It may be interesting to note that while modern usages of the term “white elephant” may not refer to actual elephants any longer, it was, once upon a time, really used to denote these smart pachyderms.

The term was derived from the practice of keeping and gifting white elephants for ceremonial reasons and showboating, by Southeast Asian monarchs. The popularity of the expression grew enormously in the 19th Century after, according to an apocryphal account, the legendary showman P. T. Barnum attempted to acquire a famed white elephant only to (disappointingly) find that the beast was actually grey and pink.

From then on, the term has gone on to denote objects of great apparent value that require significant effort and capital to upkeep, but do not have an equivalent utility or function, and are thus, in a manner of speaking, very expensive paperweights.

Thai artist Kamin Lertchaiprasert’s The Ground, the latest work to join the D/SINI lineup, features a white elephant too, alongside a meditating man and a bare-branched tree. (See our overview of the broader D/SINI project here). Underneath its decorative nature, the work offers a greater meaning:

The Ground by Kamin Lertchaiprasert. Image courtesy of Chan+Hori Contemporary

Made using papier-mâché created entirely from a two-decade-long collection of the artist’s own personal paper waste, the work is an installation comprising three papier-mâché sculptures housed in three separate glass-and-polycarbonate cases. It towers over its viewers with its imposing 8m height. Standing next to the work, one can feel a sombre austerity wafting off that seems to drown out the noise which pervades its surroundings. One calms down and is held in awe by the sheer scale and clean construction of the works, almost like a spiritual cleansing of sorts.

No stranger to the ascetic and the spiritual himself, Lertchaiprasert’s artistry has always engaged with an extensive interrogation of the spiritual condition of modern humanity, and the relentless pursuit for harmony by people dogged with weary worldly concerns. Educated in printmaking at Silpakorn University as well as having been awarded the institution’s Young Artist of the Year title in 1987, Lertchaiprasert’s preoccupation with spirituality started after he briefly became a Buddhist monk in 1990. Since then, his focus on art has become “a ritualistic practice aimed at the achievement of a greater understanding of oneself, nature, and the world as a whole,” as noted by the Solomon R. Guggenheim Foundation.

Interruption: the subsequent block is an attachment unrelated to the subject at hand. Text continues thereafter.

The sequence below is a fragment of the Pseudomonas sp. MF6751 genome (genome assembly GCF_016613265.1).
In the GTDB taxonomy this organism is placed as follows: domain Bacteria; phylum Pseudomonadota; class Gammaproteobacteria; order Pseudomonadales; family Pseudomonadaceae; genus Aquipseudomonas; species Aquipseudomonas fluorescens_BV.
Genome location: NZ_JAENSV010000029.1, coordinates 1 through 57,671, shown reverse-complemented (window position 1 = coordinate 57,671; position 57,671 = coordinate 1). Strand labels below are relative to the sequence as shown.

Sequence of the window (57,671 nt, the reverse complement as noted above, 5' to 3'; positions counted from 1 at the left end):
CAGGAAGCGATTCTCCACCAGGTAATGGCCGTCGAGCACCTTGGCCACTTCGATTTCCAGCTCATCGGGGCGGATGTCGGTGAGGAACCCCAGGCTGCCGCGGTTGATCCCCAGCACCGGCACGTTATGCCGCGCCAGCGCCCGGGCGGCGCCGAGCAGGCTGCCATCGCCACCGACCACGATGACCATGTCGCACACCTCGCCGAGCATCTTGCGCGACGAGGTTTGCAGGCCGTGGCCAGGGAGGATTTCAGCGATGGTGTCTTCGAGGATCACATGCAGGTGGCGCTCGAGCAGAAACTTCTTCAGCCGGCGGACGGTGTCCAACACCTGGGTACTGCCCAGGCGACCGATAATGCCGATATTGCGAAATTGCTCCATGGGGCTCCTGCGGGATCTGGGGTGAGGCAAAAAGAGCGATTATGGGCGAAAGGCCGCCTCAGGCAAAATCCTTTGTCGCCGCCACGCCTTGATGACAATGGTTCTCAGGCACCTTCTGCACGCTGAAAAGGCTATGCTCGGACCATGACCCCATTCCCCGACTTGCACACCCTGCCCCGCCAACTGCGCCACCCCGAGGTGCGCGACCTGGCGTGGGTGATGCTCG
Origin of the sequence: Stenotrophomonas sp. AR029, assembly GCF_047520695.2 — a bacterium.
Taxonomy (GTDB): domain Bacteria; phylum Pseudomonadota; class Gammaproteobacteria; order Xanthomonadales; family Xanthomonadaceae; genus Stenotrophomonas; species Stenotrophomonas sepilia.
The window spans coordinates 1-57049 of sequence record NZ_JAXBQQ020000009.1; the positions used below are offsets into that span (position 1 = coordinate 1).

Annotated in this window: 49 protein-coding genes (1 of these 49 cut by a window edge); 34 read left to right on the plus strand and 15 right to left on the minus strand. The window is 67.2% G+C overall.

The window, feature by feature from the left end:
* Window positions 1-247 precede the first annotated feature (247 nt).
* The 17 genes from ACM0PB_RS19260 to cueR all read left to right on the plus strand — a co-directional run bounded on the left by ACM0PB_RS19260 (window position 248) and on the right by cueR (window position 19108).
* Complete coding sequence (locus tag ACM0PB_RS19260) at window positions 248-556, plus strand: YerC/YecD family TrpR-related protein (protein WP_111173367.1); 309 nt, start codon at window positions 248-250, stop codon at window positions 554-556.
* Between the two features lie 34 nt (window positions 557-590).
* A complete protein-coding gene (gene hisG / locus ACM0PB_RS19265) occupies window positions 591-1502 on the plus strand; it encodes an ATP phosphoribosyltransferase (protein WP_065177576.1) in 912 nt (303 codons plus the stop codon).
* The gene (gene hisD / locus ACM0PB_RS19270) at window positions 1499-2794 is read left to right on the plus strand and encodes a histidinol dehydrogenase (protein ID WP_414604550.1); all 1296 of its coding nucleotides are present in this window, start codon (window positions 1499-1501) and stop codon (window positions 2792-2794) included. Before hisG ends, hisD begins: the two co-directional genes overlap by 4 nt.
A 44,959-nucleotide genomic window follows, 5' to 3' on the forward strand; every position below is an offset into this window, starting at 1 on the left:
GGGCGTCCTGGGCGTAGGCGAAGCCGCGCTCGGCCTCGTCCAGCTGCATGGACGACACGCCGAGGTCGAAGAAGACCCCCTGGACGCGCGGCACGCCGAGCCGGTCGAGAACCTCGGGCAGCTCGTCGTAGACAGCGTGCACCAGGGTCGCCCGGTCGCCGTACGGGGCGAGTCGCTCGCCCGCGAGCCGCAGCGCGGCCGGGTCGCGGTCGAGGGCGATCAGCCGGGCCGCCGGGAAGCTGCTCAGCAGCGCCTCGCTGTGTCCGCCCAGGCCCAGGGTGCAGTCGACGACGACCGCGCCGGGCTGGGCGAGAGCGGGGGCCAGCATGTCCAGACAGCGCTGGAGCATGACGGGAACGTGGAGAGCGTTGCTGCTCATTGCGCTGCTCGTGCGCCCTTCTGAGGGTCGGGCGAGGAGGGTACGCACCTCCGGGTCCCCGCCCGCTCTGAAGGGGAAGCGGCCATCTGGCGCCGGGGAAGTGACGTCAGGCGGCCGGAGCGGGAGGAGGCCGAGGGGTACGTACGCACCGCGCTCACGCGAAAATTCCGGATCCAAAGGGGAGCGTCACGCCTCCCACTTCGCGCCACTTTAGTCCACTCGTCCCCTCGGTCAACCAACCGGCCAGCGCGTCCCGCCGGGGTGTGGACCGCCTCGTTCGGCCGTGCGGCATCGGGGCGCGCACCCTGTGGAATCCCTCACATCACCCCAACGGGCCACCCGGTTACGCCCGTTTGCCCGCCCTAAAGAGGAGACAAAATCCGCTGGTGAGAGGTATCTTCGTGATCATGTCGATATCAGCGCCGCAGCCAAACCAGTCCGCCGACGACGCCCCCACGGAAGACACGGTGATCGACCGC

Armed with a keen perception of medium, Lertchaiprasert’s usage of papier-mâché has always been one of the signature flourishes of his corpus, both as a material and as a reference to a greater framework—starting with Problem–Wisdom (1993-95), for which he made 366 small papier-mâché sculptures out of leftover newspaper after he had clipped articles of significance to him from the pile. In the work, Lord Buddha said, “If You See Dhamma, You See Me” (2010), which showed at the Singapore Art Museum’s Thai Transience exhibition in 2012,  he made a papier-mâché sculpture of a standing Buddha out of decommissioned Thai bank notes. By engaging with materials at their most fundamental level, Lertchaiprasert poses questions of identity and the transience of desire: be it for money, for objects, or even for knowledge.

Here in The Ground, Lertchaiprasert draws attention to the idea of agency and personal responsibility in consumption as it relates to the environment; humans and nature need each other, but what they do are often opposites of what they seek. Humanity wants the fulfilment of their worldly wants, but to satiate such wants, they disrupt the ways of nature, for example through logging, overfishing and polluting. Through this work, Lertchaiprasert invites viewers to look within themselves to understand the consequences of individual habits and actions at a collective level that can disrupt the material world, and in so doing, disrupt humanity.

As part of D/SINI, The Ground offers welcoming respite from the overactive buzz of commercial art galleries, providing visitors with another avenue to reconsider the space and the human interactions it fosters both within and without. Surrounded by jungle in isolation, The Ground is physically removed from the presence of other works and allows some peace of mind for visitors to relax and contemplate their own participation in the wider Gillman Barracks space.

 

 

 

 

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